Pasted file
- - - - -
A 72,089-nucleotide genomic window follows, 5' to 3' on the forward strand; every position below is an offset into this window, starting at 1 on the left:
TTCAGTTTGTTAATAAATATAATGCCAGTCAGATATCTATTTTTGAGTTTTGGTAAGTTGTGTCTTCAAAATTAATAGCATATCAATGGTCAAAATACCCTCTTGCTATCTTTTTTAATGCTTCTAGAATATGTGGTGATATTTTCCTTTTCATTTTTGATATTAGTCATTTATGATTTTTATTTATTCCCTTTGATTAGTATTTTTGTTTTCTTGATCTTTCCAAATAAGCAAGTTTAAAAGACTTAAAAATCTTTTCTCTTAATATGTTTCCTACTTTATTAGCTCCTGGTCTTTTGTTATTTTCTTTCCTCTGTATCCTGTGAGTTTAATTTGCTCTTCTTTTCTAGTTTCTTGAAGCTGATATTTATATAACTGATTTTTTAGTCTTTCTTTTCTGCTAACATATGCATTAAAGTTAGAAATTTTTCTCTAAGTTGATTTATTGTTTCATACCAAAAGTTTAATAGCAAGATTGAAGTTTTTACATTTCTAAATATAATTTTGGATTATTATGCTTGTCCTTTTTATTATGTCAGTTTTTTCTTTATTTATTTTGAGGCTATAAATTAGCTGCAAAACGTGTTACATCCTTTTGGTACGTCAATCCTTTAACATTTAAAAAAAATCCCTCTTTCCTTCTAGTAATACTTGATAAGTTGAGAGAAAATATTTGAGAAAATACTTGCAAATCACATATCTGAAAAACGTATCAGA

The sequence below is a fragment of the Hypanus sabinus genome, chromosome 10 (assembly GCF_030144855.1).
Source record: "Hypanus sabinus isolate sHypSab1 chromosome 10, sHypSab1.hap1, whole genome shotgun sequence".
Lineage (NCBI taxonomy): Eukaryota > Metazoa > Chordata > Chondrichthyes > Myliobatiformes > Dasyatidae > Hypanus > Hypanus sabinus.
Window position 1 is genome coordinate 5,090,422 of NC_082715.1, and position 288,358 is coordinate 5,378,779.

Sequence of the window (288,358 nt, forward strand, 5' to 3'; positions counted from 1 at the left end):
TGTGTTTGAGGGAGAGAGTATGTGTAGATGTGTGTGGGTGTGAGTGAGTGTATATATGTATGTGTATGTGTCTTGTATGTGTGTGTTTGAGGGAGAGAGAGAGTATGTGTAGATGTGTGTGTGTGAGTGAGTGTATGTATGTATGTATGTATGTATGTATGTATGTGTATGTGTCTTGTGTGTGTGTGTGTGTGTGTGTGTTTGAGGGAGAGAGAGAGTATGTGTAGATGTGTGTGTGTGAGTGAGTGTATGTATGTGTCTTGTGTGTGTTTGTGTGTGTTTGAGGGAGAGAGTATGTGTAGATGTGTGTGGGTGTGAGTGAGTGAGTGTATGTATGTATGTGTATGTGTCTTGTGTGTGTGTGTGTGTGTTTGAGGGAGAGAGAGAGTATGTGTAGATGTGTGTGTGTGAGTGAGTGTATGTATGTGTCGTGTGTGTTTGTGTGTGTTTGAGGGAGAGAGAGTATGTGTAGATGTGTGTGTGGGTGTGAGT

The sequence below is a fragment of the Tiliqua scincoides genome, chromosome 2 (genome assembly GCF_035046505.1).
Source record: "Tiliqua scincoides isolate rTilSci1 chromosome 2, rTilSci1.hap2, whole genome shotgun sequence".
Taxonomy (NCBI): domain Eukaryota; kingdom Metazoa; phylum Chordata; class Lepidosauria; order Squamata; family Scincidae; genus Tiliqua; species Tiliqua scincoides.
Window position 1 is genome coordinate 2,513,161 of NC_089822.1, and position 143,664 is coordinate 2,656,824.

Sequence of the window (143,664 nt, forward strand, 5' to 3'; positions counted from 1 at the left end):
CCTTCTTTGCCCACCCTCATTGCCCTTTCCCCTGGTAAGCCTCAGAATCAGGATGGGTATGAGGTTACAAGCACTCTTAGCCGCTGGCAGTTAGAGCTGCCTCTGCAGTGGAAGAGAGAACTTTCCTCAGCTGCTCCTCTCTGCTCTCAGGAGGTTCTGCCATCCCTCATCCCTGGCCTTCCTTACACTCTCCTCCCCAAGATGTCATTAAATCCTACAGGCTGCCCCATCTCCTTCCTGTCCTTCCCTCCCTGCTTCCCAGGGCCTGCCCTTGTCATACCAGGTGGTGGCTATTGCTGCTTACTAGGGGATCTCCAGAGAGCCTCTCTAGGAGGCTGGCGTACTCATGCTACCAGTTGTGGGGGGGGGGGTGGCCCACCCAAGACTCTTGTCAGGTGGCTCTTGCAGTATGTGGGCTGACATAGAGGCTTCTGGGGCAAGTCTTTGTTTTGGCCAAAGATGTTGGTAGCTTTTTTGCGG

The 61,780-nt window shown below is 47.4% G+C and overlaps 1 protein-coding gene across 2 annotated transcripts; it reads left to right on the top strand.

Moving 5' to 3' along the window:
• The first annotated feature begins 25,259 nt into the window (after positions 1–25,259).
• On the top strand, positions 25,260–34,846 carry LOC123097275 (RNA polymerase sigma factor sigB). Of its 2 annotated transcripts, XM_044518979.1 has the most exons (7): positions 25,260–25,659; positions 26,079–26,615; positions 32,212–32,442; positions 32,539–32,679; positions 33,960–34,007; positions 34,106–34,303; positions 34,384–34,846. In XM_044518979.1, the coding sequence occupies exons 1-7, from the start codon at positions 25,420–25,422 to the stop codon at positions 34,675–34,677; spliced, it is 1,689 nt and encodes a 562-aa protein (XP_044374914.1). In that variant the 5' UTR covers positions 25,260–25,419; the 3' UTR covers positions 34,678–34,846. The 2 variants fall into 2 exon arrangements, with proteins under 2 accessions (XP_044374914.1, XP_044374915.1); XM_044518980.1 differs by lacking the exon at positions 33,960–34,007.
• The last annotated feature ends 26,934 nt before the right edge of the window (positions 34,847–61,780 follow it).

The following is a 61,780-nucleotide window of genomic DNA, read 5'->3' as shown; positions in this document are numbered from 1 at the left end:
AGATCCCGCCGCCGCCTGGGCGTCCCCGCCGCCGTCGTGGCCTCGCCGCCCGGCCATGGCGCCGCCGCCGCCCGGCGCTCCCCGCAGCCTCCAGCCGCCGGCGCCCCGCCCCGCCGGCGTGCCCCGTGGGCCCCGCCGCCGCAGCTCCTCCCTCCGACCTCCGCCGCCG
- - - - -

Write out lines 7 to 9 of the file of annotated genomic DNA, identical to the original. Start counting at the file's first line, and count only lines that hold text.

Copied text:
Sequence of the window (288,358 nt, forward strand, 5' to 3'; positions counted from 1 at the left end):
TGTGTTTGAGGGAGAGAGTATGTGTAGATGTGTGTGGGTGTGAGTGAGTGTATATATGTATGTGTATGTGTCTTGTATGTGTGTGTTTGAGGGAGAGAGAGAGTATGTGTAGATGTGTGTGTGTGAGTGAGTGTATGTATGTATGTATGTATGTATGTATGTATGTGTATGTGTCTTGTGTGTGTGTGTGTGTGTGTGTGTTTGAGGGAGAGAGAGAGTATGTGTAGATGTGTGTGTGTGAGTGAGTGTATGTATGTGTCTTGTGTGTGTTTGTGTGTGTTTGAGGGAGAGAGTATGTGTAGATGTGTGTGGGTGTGAGTGAGTGAGTGTATGTATGTATGTGTATGTGTCTTGTGTGTGTGTGTGTGTGTTTGAGGGAGAGAGAGAGTATGTGTAGATGTGTGTGTGTGAGTGAGTGTATGTATGTGTCGTGTGTGTTTGTGTGTGTTTGAGGGAGAGAGAGTATGTGTAGATGTGTGTGTGGGTGTGAGT

The sequence below is a fragment of the Tiliqua scincoides genome, chromosome 2 (genome assembly GCF_035046505.1).